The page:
Objectives: a) To discuss the components of the work of breathing using an established physiologic model (Campbell diagram); b) to describe the requirements of a monitor to measure work; and c) to discuss the implications and relevance for assessing the work of breathing of ventilator-dependent patients.
Data sources: Relevant articles from the medical and physiologic literature are referenced, as well as the authors' experience.
Study selection: Identified (by authors) laboratory and clinical research establishing the need and physiologic importance for correctly measuring the work of breathing.
Data extraction: A physiologic model of the various components of the work of breathing is used in conjunction with data from published literature.
Synthesis: Diagrams of increasing complexity based on the Campbell diagram depict the physiologic elastic and resistive work of breathing for the lungs and chest wall under normal and abnormal conditions. Decreases in compliance and increases in airways resistance are associated with increases in elastic and resistive work, respectively. A modification of the Campbell diagram to include an additional area depicting the imposed work of the breathing apparatus is suggested; i.e., the additional resistive load imposed on the respiratory muscles by the endotracheal tube, breathing circuit, and the ventilator's demand-flow system during spontaneous breathing. Increases in physiologic and/or imposed work result in respiratory muscle loading, predisposing to increases in oxygen consumption and the development of fatigue and hypercapnia. Measuring work of breathing by integrating the area of the esophageal pressure-volume loop alone underestimates the work of breathing relative to the Campbell diagram and, therefore, should not be used. Because the site of pressure measurement and mode of ventilation influence measurements of the work of breathing as well as compliance, clinicians should be aware of these factors when interpreting measurements. Monitors that are used in clinical practice to assess the work of breathing should be able to measure pressure at the airway opening (between the Y-piece of the breathing circuit and the endotracheal tube), at the carinal end of the endotracheal tube, and in the esophagus (inference of intrapleural pressure); as well as measure flow rate and volume at the airway opening; and calculate the various components of the work of breathing based on the Campbell diagram.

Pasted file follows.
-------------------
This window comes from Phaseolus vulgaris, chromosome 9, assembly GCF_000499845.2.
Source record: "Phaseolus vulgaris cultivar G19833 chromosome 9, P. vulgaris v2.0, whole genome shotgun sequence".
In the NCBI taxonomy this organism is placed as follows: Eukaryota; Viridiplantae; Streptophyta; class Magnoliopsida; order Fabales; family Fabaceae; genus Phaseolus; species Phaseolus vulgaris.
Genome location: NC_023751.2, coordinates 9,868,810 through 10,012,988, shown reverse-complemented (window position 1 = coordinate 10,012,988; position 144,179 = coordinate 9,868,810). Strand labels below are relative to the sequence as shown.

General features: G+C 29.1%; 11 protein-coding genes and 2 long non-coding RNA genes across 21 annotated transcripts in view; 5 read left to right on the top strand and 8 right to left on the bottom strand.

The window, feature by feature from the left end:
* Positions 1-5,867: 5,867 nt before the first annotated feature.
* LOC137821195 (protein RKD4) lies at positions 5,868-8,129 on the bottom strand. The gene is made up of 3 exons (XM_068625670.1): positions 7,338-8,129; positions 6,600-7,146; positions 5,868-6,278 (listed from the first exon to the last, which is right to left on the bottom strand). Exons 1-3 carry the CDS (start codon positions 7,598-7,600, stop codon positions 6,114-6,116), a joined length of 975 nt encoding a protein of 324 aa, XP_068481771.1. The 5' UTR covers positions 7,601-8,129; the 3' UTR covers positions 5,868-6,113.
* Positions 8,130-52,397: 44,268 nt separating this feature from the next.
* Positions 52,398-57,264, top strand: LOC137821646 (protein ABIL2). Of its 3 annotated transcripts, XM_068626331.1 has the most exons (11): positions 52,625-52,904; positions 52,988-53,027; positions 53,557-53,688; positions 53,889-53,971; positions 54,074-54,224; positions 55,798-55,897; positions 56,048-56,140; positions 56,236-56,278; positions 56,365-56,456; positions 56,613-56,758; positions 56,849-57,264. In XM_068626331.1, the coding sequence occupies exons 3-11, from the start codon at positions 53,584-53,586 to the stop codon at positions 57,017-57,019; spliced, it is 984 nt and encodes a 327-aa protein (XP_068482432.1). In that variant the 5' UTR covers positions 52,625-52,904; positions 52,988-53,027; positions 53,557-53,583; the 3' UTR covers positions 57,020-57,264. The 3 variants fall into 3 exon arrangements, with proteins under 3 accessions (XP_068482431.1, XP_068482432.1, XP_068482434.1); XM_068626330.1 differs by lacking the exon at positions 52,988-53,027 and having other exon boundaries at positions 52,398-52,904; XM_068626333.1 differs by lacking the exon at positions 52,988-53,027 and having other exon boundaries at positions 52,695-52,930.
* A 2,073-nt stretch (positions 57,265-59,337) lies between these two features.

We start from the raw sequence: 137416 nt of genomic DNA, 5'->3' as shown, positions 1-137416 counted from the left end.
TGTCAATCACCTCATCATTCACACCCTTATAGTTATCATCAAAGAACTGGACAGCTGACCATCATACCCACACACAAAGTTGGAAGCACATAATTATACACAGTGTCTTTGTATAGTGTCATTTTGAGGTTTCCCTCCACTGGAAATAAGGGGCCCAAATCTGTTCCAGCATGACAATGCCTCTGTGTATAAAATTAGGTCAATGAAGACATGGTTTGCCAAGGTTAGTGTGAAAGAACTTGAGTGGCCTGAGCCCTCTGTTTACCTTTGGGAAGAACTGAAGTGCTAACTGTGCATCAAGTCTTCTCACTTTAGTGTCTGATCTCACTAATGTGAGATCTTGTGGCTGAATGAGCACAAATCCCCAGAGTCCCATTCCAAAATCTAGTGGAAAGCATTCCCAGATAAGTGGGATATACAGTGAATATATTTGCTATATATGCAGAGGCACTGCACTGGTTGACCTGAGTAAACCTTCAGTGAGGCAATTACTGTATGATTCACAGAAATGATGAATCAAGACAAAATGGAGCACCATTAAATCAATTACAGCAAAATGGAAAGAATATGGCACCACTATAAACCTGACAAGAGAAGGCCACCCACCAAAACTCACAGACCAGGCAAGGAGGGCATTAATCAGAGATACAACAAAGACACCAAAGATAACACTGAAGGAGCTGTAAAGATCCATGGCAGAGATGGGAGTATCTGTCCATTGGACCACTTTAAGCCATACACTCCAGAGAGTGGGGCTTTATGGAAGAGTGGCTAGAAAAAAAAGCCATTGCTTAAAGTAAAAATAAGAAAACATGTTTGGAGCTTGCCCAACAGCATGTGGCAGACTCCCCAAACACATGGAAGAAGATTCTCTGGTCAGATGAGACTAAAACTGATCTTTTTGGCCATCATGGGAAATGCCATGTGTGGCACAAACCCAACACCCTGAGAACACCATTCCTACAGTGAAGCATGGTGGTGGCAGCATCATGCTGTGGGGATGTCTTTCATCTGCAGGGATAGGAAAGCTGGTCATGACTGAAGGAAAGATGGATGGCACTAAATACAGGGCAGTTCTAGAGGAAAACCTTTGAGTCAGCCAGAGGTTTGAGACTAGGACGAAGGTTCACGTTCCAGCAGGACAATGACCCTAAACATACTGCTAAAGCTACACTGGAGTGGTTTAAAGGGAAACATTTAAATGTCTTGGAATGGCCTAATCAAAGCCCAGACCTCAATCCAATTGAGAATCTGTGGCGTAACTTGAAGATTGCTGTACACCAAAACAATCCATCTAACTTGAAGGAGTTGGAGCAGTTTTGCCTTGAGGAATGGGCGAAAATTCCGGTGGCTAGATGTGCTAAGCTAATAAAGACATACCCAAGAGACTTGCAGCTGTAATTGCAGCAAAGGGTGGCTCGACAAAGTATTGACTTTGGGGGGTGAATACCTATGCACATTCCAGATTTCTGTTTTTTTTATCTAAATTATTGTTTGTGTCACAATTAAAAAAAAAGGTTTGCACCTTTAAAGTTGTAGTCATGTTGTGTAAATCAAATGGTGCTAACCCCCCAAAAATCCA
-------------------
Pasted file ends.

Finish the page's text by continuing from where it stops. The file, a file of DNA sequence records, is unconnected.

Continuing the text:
Conclusions: Accurate measurement of physiologic and imposed work performed by the patient are essential to assess the afterload on the respiratory muscles, diagnose specific work of breathing abnormalities, and monitor the effects of interventions to mitigate respiratory muscle loading. Work of breathing data are useful in formulating objective guidelines for setting the ventilator appropriately to optimize respiratory muscle loads, e.g., selecting an appropriate amount of pressure support ventilation to decrease the work of breathing to a specific level.